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1 Collaborative Filtering Recommender Systems using Association Rule Mining use various forms of greedy cluster generation. These Abstract: Recommender systems are quite famous in any algorithms typically start with an initial set of segments, which business happening in the web. Few classical examples are often contain one randomly selected customer each. They then Amazon’s recommender system, Netflix movie recommender repeatedly match customers to the existing segments, usually systems, Orkut’s community recommender systems etc. As part of this report we are trying to explore the traditional recommender with some provision for creating new or merging existing systems, current recommender systems, and extend to our model segments. For very large data sets — especially those with of exploring FP-Tree for generating association rules. We are also high dimensionality — sampling or dimensionality reduction is presenting our experimental analysis and giving the future also necessary. directions in this area. Once the algorithm generates the segments, it computes the user’s similarity to vectors that summarize each segment, then I. CURRENT LITERATURE chooses the segment with the strongest similarity and classifies the user accordingly. Some algorithms classify users into We try to explore few of the current literature in recommender multiple segments and describe the strength of each systems. relationship A. Traditional Collaborative Filtering C. Search-Based Methods A traditional collaborative filtering algorithm represents a Search- or content-based methods treat the customer as an N-dimensional vector of items, where N is the recommendations problem as a search for related items. Given number of distinct catalog items. The components of the the user’s purchased and rated items, the algorithm constructs vector are positive for purchased or positively rated items and a search query to find other popular items by the same author, negative for negatively rated items. To compensate for best- artist, or director, or with similar keywords or subjects. If a selling items, the algorithm typically multiplies the vector customer buys the Godfather DVD Collection, for example, components by the inverse frequency (the inverse of the the system might recommend other crime drama titles, other number of customers who have purchased or rated the item), titles starring Marlon Brando, or other movies directed by making less well-known items much more relevant. For almost Francis Ford Coppola. all customers, this vector is extremely sparse. If the user has few purchases or ratings, search based The algorithm generates recommendations based on a few recommendation algorithms scale and performs well. For users customers who are most similar to the user. It can measure the with thousands of purchases, however, it’s impractical to base similarity of two customers, A and B, in various ways; a a query on all the items. The algorithm must use a subset or common method is to measure the cosine of the angle between summary of the data, reducing quality. In all cases, the two vectors recommendation quality is relatively poor. The recommendations are often either too general (such as best- B. Cluster Models selling drama DVD titles) or too narrow (such as all books by the same author). Recommendations should help a customer To find customers who are similar to the user, cluster find and discover new, relevant, and interesting items. Popular models divide the customer base into many segments and treat items by the same author or in the same subject category fail to the task as a classification problem. The algorithm’s goal is to achieve this goal. assign the user to the segment containing the most similar customers. It then uses the purchases and ratings of the D. Item-to-Item Collaborative Filtering (Amazon’s customers in the segment to generate recommendations. The Recommendation Model) [1] segments typically are created using a clustering or other unsupervised learning algorithm, although some applications Rather than matching the user to similar customers, item-to- use manually determined segments. Using a similarity metric, item collaborative filtering matches each of the user’s a clustering algorithm groups the most similar customers purchased and rated items to similar items, then combines together to form clusters or segments. Because optimal those similar items into a recommendation list. To determine Clustering over large data sets is impractical, most applications the most-similar match for a given item, the algorithm builds a 2 similar-items table by finding items that customers tend to II. PROBLEM DESCRIPTION purchase together. Build a product-to-product matrix by iterating through all item pairs and computing a similarity Recommendation systems can be classified based on what metric for each pair. However, many product pairs have no characteristics of the data they are considering. Typically, they common customers, and thus the approach is inefficient in can be categorized into three groups: terms of processing time and memory usage. The following 1. Pure Static Recommendation System: Here only the iterative algorithm provides a better approach by calculating rating triplet (user, item, rating) or count data (user, the similarity between a single product and all related item, count) or just binary transaction data (user, item) products: is considered. No additional information is made use of. For each item in product catalog, I1 2. Hybrid Static Recommendation System: Here apart For each customer C who purchased I1 from the above mentioned data, the recommendation For each item I2 purchased by customer C system also utilized additional features related to the Record that a customer purchased I1 and I2 user or the item itself. For each item I2 3. Dynamic Recommendation System: Here the Compute the similarity between I1 and I2 recommendation system assumes that the user’s preferences change over time and hence processes the It’s possible to compute the similarity between two items in data in chronological order. various ways, but a common method is to use the cosine measure described earlier, in which each vector corresponds to There can be some more variations based on how the an item rather than a customer, and the vector’s M dimensions algorithm itself processes the data, for example, some correspond to customers who have purchased that item. recommendation systems assume hidden variables, for example, User’s Personality profile as a hidden variable and E. Recommendation using association rules [2] try to estimate this from the given data and use it for prediction. Recommendation using association rules is to predict Our problem description corresponds to the pure static preference for item k when the user preferred item i and j, by recommendation problem, which is most common in literature. adding confidence of the association rules that have k in the However, instead of using the rating triplet as it is we convert result part and i or j in the condition part. Sarwar[2] used the the data into binary transaction format (user, item) and work rule with the maximum confidence, but we used the sum of on this data. We do this by converting the ordinal rating data confidence of all rules in order to give more weight to the item into a binary format (likes, dislikes). If the user had rated an that is associated with more rules. item as 4 or 5 the item is marked as likes (1) and if it is less than 4 it is marked as dislikes (0). Thus, the problem is Recommendation using association rules describes as reduced to an association rule mining problem, where each follows. Let P be the preference matrix of n users on m items. row represents a user and the columns represent the movies In this matrix, pij is 1 if the user i has preference for the item j, that the user likes/dislikes. and 0 otherwise. Let A be an association matrix containing confidence of association rules of m items to each other. The Unlike what is found in literature, we do not use the all-but- matrix A is computed from P. In this matrix, aij is confidence 1 approach for testing or prediction. In the all-but-1 approach, of association rule i ⇒ j. Then the recommendation vector r the algorithm is trained on all but one of the ratings given by a for the target user can be computed from the association user and the algorithm is expected to predict the rating for the matrix A and the preference vector u of the target user as single item that is held out. equation (1). The top-N items are recommended to the target user based on the values in r. In our approach we assume that only one item rating is available for the user under consideration and try to predict the r=u ⋅ A. remaining items that the user would have rated high. III. DATA The above discussed algorithms does not address sparsity in the recommender systems. We planned to try our approach on very large datasets. Couple of datasets that we experimented with are: (a) Netflix data and (b) Movie Lens Data. NETFLIX DATA The Netflix data consists of 1GB of data contained in 3 17770 files, one per movie. The first line of each file V. ALGORITHM contains the movie id followed by a colon. Each subsequent line in the file corresponds to a rating from a customer and We utilized the FP-Growth algorithm to construct and mine its date in the following format: the association rules. However, the mining time and CustomerID, Rating, Date classification time using the standard algorithm grew exponentially as can be seen from the table below. • MovieIDs range from 1 to 17770 sequentially. • CustomerIDs range from 1 to 2649429, with % % Mining # of % Classfn gaps. There are 480189 users. Support Conf Time Rules Accuracy Time (secs) • Ratings are on a five star (integral) scale from 1 (secs) to 5. 4 100 1.97 610 2.03 1.06 • Dates have the format YYYY-MM-DD. 4 90 2.33 13019 5.51 29.27 4 80 9.7 39328 12.5 178.66 The training data consists of 100 million ratings and the test 4 70 88.31 79030 18.5 667.63 data consists of 3 million ratings. 4 60 361.97 135074 24.59 2074.94 4 50 1018.9 201756 32.14 5759.14 MOVIE LENS DATA The movie lens data consists of 15MB of data. The data VI. CONTRIBUTION & OBSERVATIONS is in the format below: UserID, MovieID, Rating, TimeStamp The key contribution in our approach is to make the mining and classification time to be a constant, O(1), for a given • UserID ranges from 1 to 943 sequentially without number of ratings. This is done based on the assumption that any gaps. the in association rule such as, {X} -> {Y} the subsets in {X} • MovieID ranges from 1 to 1682 without any gaps. are independent of each other and each subset of {X} -> {Y}. • Ratings are on a five star (integral) scale from 1 to 4. This assumption can be shown to be true in all cases, when the • The time stamps are Unix seconds since 1/1/1970 confidence level is set to 0%. UTC. In the original approach the rules are stored in a linked list The total data comprises of 100,000 ratings. The data set is which required lot of memory and processing time as and split into five 80%/20% disjoint splits into training and test when a rule in inserted. By the assumption made above we can data. This is used for 5-fold cross validation. do rule mining and classification using a two-dimensional square matrix structure such as (movie x movie), which reduces the space and time requirements drastically. IV. ASSUMPTIONS Other contributions and observations based on our approach is The algorithm would depend on the following assumptions: listed below: • Our approach requires a user to just rate one movie • Rating is ordinal and not continuous. However, it is and based on this it can predict other movies that the ok to have ordinal or continuous rating prediction. user would like or dislike. However, typical • A user rates an item only once. recommender systems require a minimum number of • A user may not rate all the items and might be ratings to be done by a user for example, a user has rating only a very small subset of the entire list of to rate at least 20 movies to make any prediction for items. the user. However, • Items not rated by a user are given an ordinal rating • Our recommendation is based on impersonal of 0. querying or universal querying. Since user • Data preprocessing is not done. Assumption is that similarities aren't computed. Whereas typical the data is not skewed, i.e., users have rated the recommender systems are specific to a user. items impartially. • If the prediction is correct increase the reward, if the • Typical cases, assume all-but-1 approach where all prediction doesn’t match penalize the score. but one rating of the user is given and we have to • There is a tradeoff between quality of prediction and predict the rating for the left one. In our approach accuracy of prediction. As confidence is lowered, we assume that only one rating has been observed the quality of prediction goes down, but the accuracy and we have to predict the rating for rest of the of prediction goes up. items. 4 VII. EXPERIMENTAL ANALYSIS Accuracy Vs. Confidence Using divide and conquer strategy, we converted the 1GB of Netflix data into a format that can be used by the association 80.00% Accuracy rule mining algorithm. However, due to limitations in Java 60.00% Virtual Machine, we couldn’t even build the FP-tree. Hence, 40.00% 20.00% we worked on the Movie Lens Data and the results of which 0.00% are given in the figures below. % 0% 0% 0% 0% 0% 0% 0% 0% 0% % 00 00 .0 .0 .0 .0 .0 .0 .0 .0 .0 0. 0. 90 80 70 60 50 40 30 20 10 10 Considering the fact that almost all the recommender Confidence systems in the literature doesn’t provide any measure on the quality of prediction, the best result that we got using our approach with 0% confidence and 3% support is 64% (on Num Rules Vs Confidence average using 5-fold cross validation). A comparison with Number of Rules 6000000 results (based on Movie Lens data) declared in literature is 5000000 given below: 4000000 3000000 2000000 1000000 0 % Accuracy % 0% 0% 0% 0% 0% 0% 0% 0% 0% % 00 00 ARM Based Approach 64% .0 .0 .0 .0 .0 .0 .0 .0 .0 0. 0. 90 80 70 60 50 40 30 20 10 10 NNC 55% Confidence Naïve Bayes Classifier 52% K-Medians Clustering 56% VIII. DISADVANTAGES OF THIS APPROACH Mining Time Vs. Confidence ARM based recommendation system is not equivalent to collaborative filtering based recommendation system. 12 Specifically, co-occurrence or transaction based Mining Time 10 8 recommendation system is not equivalent to rating triplet 6 4 based recommendation system. The reason being, not all the 2 three parameters are utilized in the transaction based system. 0 In ARM based approach only two-dimensions (user, rating) or % 0% 0% 0% 0% 0% 0% 0% 0% 0% % (movie, rating) are utilized. In our approach we have utilized 00 00 .0 .0 .0 .0 .0 .0 .0 .0 .0 0. 0. 90 80 70 60 50 40 30 20 10 10 only the (movie, rating) pair. Confidence Accuracy is improved by lowering the confidence. This result in generation of exponential number of rules most of Classification Time Vs. Confidence those are often not interesting. Classification Time 0.4 0.38 0.36 IX. FUTURE WORK 0.34 0.32 0.3 We are classifying the future work in two directions: Future work on the application and data mining techniques to be % 0% 0% 0% 0% 0% 0% 0% 0% 0% % 00 00 .0 .0 .0 .0 .0 .0 .0 .0 .0 0. 0. probed. 90 80 70 60 50 40 30 20 10 10 Confidence A. Application specific tasks • Currently, we only ran on (user, likes) pair, we can use the same approach and try to predict what movies the user might dislike using the (user, dislikes) data. • Learning based on feedback – increase or decrease the weight of a rule based on whether it correctly predicts or not. • Personified recommendation by including user 5 details in the algorithm, i.e., by considering the [8] B. Marlin. Collaborative filtering: A machine learning complete data, the rating triplet given by (user, perspective. Master's thesis, University of Toronto, 2004. item, rating). • Do dynamic profiling of users through sequential processing by utilizing the time of rating. This would be required in cases where a user initially liked cartoon movies and later developed a liking to action movies (as the user’s age increases). • Preprocessing of data to eliminate cases that could skew the data or doesn’t add value. For example, we need not consider the data related to a user who always gives a rating of 3. In other words, retain only those data that has variance or interestingness. • Recommending a sequence of items rather than just predicting the rating for a single item. For example, recommend a sequence of research articles (introduction, survey, etc.) to learn about a field. B. Data Mining Techniques to be explored • Prune rules during generation itself based on novelty or some other measure of interestingness. • Improve accuracy by considering all the (preprocessed) data by having a support of 0%. To do this, utilize compressed data representation, to overcome the memory constraints. • To handle missing data, generate synthetic patterns, by utilizing additional features such as genre of movies, age of user, etc. • Use an ensemble algorithm similar to weighted majority voting. • Use SVD to reduce the dimensionality of the ratings matrix. • Use subspace clustering to reduce the dimensionality. REFERENCES [1] G Linden, B Smith, J York, “Amazon. com recommendations: item-to-item collaborative filtering”, Internet Computing, IEEE, 2003 [2] B.M. Sarwar et al., “Item-Based Collaborative Filtering Recommendation Algorithms,” 10th Int’l World Wide Web Conference, ACM Press, 2001, pp. 285-295. [3] L. Ungar and D. Foster, “Clustering Methods for Collaborative Filtering,” Proc. Workshop on Recommendation Systems, AAAI Press, 1998 [4] W Lin, SA Alvarez, C Ruiz, “ Efficient Adaptive-Support Association Rule Mining for Recommender Systems”, Data Mining and Knowledge Discovery, 2002 [5] D Fisher et al., “SWAMI: a framework for collaborative filtering algorithm development and evaluation”, CS Report Berkley available at http://guir.berkeley.edu/projects/swami/swami-paper/paper2.html [6] Movielens data - http://www.grouplens.org/ [7] Neflix prize - http://www.netflixprize.com/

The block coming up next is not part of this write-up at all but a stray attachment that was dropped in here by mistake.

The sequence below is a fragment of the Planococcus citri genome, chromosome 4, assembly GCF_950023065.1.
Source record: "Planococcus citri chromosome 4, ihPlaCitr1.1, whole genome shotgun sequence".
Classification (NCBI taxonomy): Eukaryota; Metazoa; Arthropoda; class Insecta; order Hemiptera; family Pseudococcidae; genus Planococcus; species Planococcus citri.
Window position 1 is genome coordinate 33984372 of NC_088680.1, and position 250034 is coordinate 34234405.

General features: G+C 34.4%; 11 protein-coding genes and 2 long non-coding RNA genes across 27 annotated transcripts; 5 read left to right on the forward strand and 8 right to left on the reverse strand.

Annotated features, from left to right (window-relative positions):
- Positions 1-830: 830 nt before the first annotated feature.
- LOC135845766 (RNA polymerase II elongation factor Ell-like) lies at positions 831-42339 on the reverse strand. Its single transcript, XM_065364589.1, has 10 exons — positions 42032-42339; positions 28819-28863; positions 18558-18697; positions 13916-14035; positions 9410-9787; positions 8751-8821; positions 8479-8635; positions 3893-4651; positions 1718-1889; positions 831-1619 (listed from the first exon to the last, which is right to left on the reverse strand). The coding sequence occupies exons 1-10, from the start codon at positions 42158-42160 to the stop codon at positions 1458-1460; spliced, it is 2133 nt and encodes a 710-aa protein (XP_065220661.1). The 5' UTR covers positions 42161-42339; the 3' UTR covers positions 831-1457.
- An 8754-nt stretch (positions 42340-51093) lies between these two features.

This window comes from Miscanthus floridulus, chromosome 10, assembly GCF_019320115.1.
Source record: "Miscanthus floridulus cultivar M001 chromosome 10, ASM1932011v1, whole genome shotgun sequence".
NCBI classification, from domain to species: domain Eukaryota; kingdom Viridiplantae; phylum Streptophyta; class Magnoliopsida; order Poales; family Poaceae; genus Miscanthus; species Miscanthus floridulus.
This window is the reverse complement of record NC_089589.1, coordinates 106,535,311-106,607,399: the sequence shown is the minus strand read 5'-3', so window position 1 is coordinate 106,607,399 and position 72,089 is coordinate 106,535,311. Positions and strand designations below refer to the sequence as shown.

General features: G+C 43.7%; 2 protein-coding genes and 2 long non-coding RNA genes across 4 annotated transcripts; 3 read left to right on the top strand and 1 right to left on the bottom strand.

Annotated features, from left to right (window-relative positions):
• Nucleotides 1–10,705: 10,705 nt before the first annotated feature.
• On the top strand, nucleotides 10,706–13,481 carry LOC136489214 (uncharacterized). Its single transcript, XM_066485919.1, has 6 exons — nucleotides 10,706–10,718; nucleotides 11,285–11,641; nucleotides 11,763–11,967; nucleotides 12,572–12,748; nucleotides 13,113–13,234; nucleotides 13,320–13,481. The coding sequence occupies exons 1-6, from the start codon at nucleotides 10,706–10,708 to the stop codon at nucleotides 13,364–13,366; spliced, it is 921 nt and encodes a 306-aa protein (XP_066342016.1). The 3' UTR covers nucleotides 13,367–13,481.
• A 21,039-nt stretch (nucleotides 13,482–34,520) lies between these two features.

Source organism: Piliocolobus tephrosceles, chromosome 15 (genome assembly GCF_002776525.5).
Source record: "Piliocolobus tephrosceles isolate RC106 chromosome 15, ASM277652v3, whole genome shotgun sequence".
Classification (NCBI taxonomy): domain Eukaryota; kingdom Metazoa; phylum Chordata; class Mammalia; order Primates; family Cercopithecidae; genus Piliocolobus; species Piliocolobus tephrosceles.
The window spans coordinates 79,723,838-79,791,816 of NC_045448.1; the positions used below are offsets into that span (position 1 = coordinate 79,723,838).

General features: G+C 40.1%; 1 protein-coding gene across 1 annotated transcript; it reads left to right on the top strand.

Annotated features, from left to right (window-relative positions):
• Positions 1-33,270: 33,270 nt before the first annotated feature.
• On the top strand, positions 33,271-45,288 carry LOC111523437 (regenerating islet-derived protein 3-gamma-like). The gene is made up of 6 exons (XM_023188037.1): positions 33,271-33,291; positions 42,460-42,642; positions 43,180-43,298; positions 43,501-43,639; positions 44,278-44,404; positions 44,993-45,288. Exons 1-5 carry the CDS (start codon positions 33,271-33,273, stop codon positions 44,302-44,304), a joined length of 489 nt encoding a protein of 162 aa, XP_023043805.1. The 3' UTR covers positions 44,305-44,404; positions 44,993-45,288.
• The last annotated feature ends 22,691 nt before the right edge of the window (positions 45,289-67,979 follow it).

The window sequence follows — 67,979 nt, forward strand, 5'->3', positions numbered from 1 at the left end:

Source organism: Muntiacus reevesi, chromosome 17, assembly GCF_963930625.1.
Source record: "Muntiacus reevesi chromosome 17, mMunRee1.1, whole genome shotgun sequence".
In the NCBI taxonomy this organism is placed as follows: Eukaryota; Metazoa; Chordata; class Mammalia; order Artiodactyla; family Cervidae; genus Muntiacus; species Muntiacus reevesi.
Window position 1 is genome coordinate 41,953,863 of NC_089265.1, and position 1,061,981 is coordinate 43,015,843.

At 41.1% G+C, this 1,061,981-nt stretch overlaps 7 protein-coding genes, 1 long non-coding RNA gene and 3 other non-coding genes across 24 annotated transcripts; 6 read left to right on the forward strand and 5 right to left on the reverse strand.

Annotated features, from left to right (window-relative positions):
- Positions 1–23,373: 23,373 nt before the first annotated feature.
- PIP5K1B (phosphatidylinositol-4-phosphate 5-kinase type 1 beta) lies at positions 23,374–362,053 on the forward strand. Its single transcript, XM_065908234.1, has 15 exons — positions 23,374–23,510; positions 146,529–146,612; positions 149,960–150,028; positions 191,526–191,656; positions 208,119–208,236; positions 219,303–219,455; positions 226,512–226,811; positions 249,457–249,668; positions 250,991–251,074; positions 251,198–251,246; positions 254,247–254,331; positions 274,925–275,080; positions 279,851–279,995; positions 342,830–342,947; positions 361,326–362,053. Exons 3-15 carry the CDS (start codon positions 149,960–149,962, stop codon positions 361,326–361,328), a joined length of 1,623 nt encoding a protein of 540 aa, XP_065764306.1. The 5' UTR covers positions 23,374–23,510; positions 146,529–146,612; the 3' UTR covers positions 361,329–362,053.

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collaborative filtering, recommender systems, the user, recommendation algorithms, recommender system, data set, information retrieval, acm conference, filtering systems, data mining, content-based approach, international conference, collaborative ﬁltering, communications of the acm, john riedl

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posted: | 4/16/2010 |